Here at the Law Office of Jeffrey D. Fulton in California, we represent numerous workers whose employers have committed wage and/or hour violations against them, depriving them of money they rightfully earned. Some of the protections we like to advise our clients of are those provided by the California Fair Pay Act.
Are you getting routine rest and meal breaks at work? Although federal law does not require employers to give work breaks, employers in California are required to give work breaks and rest periods to certain employees in accordance with the Industrial Welfare Commission Orders. Under this order, employers must offer a paid 10-minute rest period for every four hours worked. This does not, however, pertain to employees who only work three and a half hours. As a worker in the state of California, you are entitled to certain benefits, even if you are not a full-time employee.
You try to be a good person and extend some patience to your employer when he or she is late on paychecks — or even gets something wrong in the payroll accounting. It is a fact of doing business in California that people make mistakes. Sometimes these mistakes are honest. Other times, that may not be the case.
A number of business owners in California and across the United States are required to provide employees with certain benefits, including fair wages and workers’ compensation coverage. Workers who are injured on-the-job have the right to receive free medical treatment for their injuries. There are companies, however, who may attempt to bypass these laws in an attempt to hold on to more money.
Although there are situations where minors under the age of 18-years-old are needed to work, there are child labor laws designed to protect them against certain work violations. These Child Labor Laws address issues, including school attendance requirements, wages, work permits, hours of work and minimum ages allowed for certain types of employment.
When most California employees go to their jobs, they are not wondering whether the company will pay them or treat them fairly. Pay for completed work and fair treatment of employees are routine aspects of life in the U.S. labor force. It was not always so, though, and a look back to the establishment of the Fair Labor Standards Act will provide some perspective.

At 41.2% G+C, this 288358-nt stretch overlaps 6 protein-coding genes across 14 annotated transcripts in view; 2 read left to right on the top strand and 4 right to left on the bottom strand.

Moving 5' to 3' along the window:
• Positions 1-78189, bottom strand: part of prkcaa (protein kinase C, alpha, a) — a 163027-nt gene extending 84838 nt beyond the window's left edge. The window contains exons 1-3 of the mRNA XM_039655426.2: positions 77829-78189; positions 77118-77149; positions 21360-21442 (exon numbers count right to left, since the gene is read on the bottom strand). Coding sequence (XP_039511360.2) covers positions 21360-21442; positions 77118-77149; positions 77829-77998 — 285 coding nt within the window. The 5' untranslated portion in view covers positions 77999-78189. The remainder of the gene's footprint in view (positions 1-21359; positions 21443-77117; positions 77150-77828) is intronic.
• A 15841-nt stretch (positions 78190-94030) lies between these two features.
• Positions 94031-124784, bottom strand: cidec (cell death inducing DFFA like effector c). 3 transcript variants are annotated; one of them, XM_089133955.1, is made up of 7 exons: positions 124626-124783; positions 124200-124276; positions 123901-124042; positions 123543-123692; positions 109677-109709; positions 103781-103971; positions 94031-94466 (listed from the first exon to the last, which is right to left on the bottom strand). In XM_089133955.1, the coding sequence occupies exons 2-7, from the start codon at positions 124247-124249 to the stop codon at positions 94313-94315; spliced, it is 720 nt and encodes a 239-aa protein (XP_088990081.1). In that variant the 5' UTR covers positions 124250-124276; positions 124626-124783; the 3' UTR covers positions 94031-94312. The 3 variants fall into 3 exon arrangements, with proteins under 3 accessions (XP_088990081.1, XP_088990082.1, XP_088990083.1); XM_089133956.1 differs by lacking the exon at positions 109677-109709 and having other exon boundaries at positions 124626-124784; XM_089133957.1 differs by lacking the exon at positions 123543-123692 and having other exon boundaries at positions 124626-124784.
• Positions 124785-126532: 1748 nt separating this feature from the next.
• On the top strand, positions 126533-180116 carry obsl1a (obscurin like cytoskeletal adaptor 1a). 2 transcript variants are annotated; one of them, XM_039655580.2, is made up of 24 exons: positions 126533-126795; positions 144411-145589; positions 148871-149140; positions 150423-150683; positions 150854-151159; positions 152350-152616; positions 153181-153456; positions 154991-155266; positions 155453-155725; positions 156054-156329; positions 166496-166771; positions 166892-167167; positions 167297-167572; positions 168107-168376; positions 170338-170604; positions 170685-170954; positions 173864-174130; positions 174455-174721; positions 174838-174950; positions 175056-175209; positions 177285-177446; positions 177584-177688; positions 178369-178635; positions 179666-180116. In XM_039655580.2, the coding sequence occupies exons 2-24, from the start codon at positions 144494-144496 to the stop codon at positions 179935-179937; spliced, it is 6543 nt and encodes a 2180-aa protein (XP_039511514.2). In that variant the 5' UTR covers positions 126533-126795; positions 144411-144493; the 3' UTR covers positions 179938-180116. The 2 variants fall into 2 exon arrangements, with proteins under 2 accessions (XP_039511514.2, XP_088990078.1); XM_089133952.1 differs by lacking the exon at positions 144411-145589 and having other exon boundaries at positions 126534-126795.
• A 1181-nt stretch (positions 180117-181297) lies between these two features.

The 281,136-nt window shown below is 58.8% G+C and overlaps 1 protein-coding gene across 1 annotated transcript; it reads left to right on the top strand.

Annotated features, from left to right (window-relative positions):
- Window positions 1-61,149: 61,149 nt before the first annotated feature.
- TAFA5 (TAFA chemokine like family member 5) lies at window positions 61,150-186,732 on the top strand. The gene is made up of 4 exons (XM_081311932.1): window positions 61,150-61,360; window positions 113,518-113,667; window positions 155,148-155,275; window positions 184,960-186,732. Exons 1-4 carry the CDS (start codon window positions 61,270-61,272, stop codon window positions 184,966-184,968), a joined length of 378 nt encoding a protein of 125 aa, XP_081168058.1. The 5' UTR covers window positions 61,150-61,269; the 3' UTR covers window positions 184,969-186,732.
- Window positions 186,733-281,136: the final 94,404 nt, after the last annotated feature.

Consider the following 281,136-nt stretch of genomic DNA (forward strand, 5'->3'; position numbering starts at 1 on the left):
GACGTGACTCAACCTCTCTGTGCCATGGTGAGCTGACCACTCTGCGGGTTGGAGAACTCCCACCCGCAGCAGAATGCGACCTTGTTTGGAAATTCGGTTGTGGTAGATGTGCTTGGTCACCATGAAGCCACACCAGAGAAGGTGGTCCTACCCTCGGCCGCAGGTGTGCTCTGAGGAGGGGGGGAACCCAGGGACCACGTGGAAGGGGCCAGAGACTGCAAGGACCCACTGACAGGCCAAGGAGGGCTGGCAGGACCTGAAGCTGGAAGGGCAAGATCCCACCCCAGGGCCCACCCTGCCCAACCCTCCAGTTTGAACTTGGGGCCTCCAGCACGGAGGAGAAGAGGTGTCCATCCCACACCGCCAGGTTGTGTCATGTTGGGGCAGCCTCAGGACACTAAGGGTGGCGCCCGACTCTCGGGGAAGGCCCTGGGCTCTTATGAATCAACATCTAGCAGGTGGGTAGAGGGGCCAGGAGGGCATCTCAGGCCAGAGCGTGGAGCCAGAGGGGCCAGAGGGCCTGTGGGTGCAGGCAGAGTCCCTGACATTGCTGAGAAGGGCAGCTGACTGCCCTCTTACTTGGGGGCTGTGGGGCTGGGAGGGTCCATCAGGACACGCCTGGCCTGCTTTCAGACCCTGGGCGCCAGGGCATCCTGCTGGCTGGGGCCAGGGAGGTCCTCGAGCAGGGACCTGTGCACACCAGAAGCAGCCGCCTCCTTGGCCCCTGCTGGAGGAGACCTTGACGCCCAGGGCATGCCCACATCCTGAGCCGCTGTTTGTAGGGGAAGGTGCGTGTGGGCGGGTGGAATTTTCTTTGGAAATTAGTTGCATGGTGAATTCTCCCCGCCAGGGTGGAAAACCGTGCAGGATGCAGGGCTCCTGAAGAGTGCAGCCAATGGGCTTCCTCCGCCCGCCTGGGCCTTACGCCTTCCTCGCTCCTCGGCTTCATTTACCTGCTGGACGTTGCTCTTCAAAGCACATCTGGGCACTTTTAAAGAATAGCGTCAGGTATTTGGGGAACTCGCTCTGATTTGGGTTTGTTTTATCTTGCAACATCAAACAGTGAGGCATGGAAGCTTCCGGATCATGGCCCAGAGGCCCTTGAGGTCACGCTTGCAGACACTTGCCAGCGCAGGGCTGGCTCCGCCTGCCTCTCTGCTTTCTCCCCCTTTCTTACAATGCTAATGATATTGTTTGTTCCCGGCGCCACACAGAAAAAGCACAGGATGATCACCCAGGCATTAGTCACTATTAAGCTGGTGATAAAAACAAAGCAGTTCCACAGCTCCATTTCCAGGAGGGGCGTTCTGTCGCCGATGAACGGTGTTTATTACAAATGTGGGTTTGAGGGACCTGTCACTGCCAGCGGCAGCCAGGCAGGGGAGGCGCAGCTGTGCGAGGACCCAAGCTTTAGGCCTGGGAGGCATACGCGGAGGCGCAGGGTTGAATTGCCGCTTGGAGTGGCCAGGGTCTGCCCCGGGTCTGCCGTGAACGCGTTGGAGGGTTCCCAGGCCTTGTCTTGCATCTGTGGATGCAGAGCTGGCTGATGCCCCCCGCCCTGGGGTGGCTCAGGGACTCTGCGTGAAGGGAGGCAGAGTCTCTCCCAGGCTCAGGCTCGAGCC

Workers in California and across the nation are protected by the federal Fair Labor Standards Act, which defines employee hourly wages, breaks and other benefits. Employers who do not follow these regulations may be charged with violations and face serious fines as a result.
If you work in a job field where tips are a part of your income, it is important to understand how these tips can affect your wages. According to California Labor Law, employees who receive tips as part of their job can be paid a lower wage when compared to the minimum wage required to be paid by other employers. The amount of cash wages you are paid as a tipped employee, however, can vary depending on how many people are employed with the company. For example, companies that have less than 25 employees must pay a cash minimum wage of $10.50, while companies that have more than 26 employees must pay a minimum wage of $11.00.
If you are a new California mother or about to become one, you will be glad to know that you are entitled to a paid family leave under California law. As the California Employment Development Department explains, if you are an expectant mom, you can get as many as four weeks of Disability Insurance benefits before your child is born if your pregnancy is a normal one. In addition, you can get up to six weeks of Paid Family Leave benefits after your baby is born if you delivered him or her vaginally or up to eight weeks if you delivered him or her via Caesarean section.
When business is booming and California employees are putting in more than 40 hours a week, they expect to get overtime pay, but what happens if they do not? And besides not getting the pay they deserve, what happens if workers cannot take regular breaks or have time off for vacation?